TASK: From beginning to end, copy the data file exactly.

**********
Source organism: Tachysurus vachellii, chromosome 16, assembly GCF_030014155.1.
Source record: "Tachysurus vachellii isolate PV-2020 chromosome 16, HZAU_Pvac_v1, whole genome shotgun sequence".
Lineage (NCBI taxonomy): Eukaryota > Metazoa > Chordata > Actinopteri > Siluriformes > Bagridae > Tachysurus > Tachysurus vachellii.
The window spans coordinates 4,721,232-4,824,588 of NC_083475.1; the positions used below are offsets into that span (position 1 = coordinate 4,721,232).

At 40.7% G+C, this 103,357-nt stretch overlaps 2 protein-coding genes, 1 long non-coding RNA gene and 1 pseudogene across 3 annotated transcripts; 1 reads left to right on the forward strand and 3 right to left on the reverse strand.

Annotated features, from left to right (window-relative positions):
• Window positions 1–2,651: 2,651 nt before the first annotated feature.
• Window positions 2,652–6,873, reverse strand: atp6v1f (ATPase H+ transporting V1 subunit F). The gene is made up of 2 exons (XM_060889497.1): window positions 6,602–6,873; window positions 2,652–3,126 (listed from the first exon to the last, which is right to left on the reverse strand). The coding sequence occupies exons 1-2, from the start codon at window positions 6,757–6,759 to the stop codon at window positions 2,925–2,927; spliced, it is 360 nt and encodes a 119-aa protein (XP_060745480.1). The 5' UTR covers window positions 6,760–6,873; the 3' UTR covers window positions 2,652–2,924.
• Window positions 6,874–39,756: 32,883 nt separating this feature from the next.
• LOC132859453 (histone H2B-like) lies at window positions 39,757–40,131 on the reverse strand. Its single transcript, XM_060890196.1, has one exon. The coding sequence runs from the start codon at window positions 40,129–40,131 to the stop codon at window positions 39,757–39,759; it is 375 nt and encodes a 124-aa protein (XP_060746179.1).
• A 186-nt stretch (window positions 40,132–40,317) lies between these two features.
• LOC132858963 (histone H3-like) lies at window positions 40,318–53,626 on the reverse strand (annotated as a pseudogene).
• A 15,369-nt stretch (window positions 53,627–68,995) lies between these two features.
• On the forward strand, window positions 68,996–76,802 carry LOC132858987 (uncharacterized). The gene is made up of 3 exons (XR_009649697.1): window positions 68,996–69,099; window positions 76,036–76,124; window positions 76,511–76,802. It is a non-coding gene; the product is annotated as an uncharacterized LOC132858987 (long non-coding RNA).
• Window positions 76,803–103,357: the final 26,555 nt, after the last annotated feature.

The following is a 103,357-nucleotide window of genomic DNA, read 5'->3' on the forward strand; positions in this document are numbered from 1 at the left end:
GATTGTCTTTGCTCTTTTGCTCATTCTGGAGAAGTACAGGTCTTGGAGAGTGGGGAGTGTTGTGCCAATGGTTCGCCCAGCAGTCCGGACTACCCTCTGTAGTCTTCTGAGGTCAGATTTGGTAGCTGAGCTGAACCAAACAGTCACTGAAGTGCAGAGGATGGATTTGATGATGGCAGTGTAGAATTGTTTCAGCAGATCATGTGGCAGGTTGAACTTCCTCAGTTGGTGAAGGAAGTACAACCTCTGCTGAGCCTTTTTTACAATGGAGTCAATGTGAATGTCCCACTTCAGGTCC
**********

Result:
Source organism: Tachysurus vachellii, chromosome 16, assembly GCF_030014155.1.
Source record: "Tachysurus vachellii isolate PV-2020 chromosome 16, HZAU_Pvac_v1, whole genome shotgun sequence".
Lineage (NCBI taxonomy): Eukaryota > Metazoa > Chordata > Actinopteri > Siluriformes > Bagridae > Tachysurus > Tachysurus vachellii.
The window spans coordinates 4,721,232-4,824,588 of NC_083475.1; the positions used below are offsets into that span (position 1 = coordinate 4,721,232).

At 40.7% G+C, this 103,357-nt stretch overlaps 2 protein-coding genes, 1 long non-coding RNA gene and 1 pseudogene across 3 annotated transcripts; 1 reads left to right on the forward strand and 3 right to left on the reverse strand.

Annotated features, from left to right (window-relative positions):
• Window positions 1–2,651: 2,651 nt before the first annotated feature.
• Window positions 2,652–6,873, reverse strand: atp6v1f (ATPase H+ transporting V1 subunit F). The gene is made up of 2 exons (XM_060889497.1): window positions 6,602–6,873; window positions 2,652–3,126 (listed from the first exon to the last, which is right to left on the reverse strand). The coding sequence occupies exons 1-2, from the start codon at window positions 6,757–6,759 to the stop codon at window positions 2,925–2,927; spliced, it is 360 nt and encodes a 119-aa protein (XP_060745480.1). The 5' UTR covers window positions 6,760–6,873; the 3' UTR covers window positions 2,652–2,924.
• Window positions 6,874–39,756: 32,883 nt separating this feature from the next.
• LOC132859453 (histone H2B-like) lies at window positions 39,757–40,131 on the reverse strand. Its single transcript, XM_060890196.1, has one exon. The coding sequence runs from the start codon at window positions 40,129–40,131 to the stop codon at window positions 39,757–39,759; it is 375 nt and encodes a 124-aa protein (XP_060746179.1).
• A 186-nt stretch (window positions 40,132–40,317) lies between these two features.
• LOC132858963 (histone H3-like) lies at window positions 40,318–53,626 on the reverse strand (annotated as a pseudogene).
• A 15,369-nt stretch (window positions 53,627–68,995) lies between these two features.
• On the forward strand, window positions 68,996–76,802 carry LOC132858987 (uncharacterized). The gene is made up of 3 exons (XR_009649697.1): window positions 68,996–69,099; window positions 76,036–76,124; window positions 76,511–76,802. It is a non-coding gene; the product is annotated as an uncharacterized LOC132858987 (long non-coding RNA).
• Window positions 76,803–103,357: the final 26,555 nt, after the last annotated feature.

The following is a 103,357-nucleotide window of genomic DNA, read 5'->3' on the forward strand; positions in this document are numbered from 1 at the left end:
GATTGTCTTTGCTCTTTTGCTCATTCTGGAGAAGTACAGGTCTTGGAGAGTGGGGAGTGTTGTGCCAATGGTTCGCCCAGCAGTCCGGACTACCCTCTGTAGTCTTCTGAGGTCAGATTTGGTAGCTGAGCTGAACCAAACAGTCACTGAAGTGCAGAGGATGGATTTGATGATGGCAGTGTAGAATTGTTTCAGCAGATCATGTGGCAGGTTGAACTTCCTCAGTTGGTGAAGGAAGTACAACCTCTGCTGAGCCTTTTTTACAATGGAGTCAATGTGAATGTCCCACTTCAGGTCC